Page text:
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COVID-19 day 220: 📈 Global cases cross 24 million as RNC holds White House event for 1,500 with no physical distancing : 27 August 2020
Many "long haulers" cannot prove they have had COVID-19; FDA fast-tracks Abbott test; how tech combats COVID-19 (video); employees file NRLB complaints when told to keep mum
Wednesday was day 219 since the first case of coronavirus disease was announced in the United States. Thursday, day 220, was the last night of the Republican National Convention, with an unseemly rally on the south White House lawn which flouted public health guidance. It was also the day that global cases crossed 24 million with 825,000 deaths.
Sections (no jump links, sorry!)
1, One big thing; 2, Recommendations; 3, Politics, economics & COVID; 4, Key metrics; 5, Resources
⓵ One big thing - the White House south lawn
Set aside for a moment the controversy over whether holding the RNC rally on the White House south lawn is a Hatch Act violation. News orgs report 1,500 seats. Next-to-zero masks. Chairs inches apart.
It’s Tulsa all over again. There is a benefit to being outside. Contrast that with the difference in cases: seven-day case average then, 25,799; today, 42,425. Case rate per 10,000 then: 68.1. Today, 175.9.
🤓 Recommended reading
Employees at Amazon, Cargill, Cheesecake Factory, Delta, General Electric, McDonald’s, REI, Smithfield Foods, Target, Urban Outfitters and others report that their employers told them not to discuss COVID-19 cases or raise concerns about the virus. Some claim retaliation. Employees have reported hundreds of businesses to the NLRB and OSHA.
In many cases, workers say their bosses have cited employee privacy to justify the gags, including federal privacy laws such as the Health Insurance Portability and Accountability Act of 1996. But such laws don’t require companies to silence employees on safety matters.
Covid Gag Rules at U.S. Companies Are Putting Everyone at Risk. Business Week, 27 August 2020.
💨 In March, researchers forecast an “above average” hurricane season and gave a nearly 70 percent chance that a major storm would strikes the U.S. coast. In August, Hurricane Laura barreled towards the Gulf Coast. A retrospective read of what was then a future danger.
First Came the Virus. Next Come the Storms. The Atlantic, 26 May 2020.
Never has the simple tense of a verb revealed so much about a political party—or seemed so plainly out of touch with reality…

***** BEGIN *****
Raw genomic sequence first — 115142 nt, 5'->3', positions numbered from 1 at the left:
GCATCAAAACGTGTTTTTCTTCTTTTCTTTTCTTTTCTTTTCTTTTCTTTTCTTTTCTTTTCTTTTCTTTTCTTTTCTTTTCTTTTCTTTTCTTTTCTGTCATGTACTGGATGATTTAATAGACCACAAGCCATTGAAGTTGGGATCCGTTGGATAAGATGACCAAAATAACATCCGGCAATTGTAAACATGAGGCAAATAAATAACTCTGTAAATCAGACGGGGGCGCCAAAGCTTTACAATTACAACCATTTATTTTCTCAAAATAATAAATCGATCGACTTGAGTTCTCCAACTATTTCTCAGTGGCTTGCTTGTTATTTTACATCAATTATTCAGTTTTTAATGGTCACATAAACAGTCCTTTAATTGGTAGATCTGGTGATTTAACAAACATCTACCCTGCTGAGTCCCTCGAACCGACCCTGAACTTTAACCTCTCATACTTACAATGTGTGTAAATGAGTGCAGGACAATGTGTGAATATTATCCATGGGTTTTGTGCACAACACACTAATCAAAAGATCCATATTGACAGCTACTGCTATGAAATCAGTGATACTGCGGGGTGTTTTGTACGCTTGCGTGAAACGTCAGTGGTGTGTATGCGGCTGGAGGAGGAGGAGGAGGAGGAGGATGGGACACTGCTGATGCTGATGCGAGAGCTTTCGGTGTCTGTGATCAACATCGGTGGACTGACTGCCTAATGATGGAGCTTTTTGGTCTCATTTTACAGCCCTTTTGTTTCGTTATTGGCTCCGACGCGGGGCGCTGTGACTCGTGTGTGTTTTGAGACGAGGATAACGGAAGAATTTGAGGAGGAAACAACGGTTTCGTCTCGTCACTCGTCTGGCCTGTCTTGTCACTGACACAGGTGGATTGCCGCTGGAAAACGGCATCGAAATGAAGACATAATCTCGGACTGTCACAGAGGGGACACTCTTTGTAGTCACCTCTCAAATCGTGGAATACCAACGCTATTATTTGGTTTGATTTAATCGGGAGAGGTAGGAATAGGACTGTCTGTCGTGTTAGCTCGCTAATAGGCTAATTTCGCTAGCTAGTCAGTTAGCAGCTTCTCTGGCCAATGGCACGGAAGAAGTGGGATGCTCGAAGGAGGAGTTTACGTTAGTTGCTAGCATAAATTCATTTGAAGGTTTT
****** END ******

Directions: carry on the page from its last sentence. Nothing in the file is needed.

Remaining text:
“Health and economic impacts were tragic,” [Larry Kudlow, President Donald Trump’s chief economic adviser] said of that pandemic. “Hardship and heartbreak were everywhere.”
If the pandemic were truly in the past, however, Kudlow would have been delivering that message to a packed, roaring crowd at the Spectrum Center in Charlotte, North Carolina.
Remember the Pandemic? The Atlantic, 25 August 2020.
🔬 Research and medical news
The protection provided by memory T and B cells is the reason that vaccine-based protection works.
However, there are exceptions. A lifelong vaccine against the flu does not work because flu’s genetic code changes rapidly, altering the appearance of the flu, and therefore requires a new vaccine every season.
But with SARS-CoV-2, the problem as I see it, seems to be that those memory T cells and B cells seem to be wiped out.
Declining antibodies and immunity to COVID-19 – why the worry? The Conversation, 26 August 2020.
‼️ Officials involved with the White House coronavirus task force “ordered the Centers for Disease Control and Protection to stop promoting coronavirus testing for most people who have been exposed to the virus but aren't showing symptoms.” The new guidance was quietly introduced on the CDC website.
CDC Director Robert Redfield seemed to walk the new guidelines back on Thursday, generating more controversy.
CDC director attempts to clarify controversial Covid-19 testing guidelines. STAT News, 27 August 2020.
White House Task Force Directed CDC To Weaken COVID Testing Guidelines. KHN, 27 August 2020.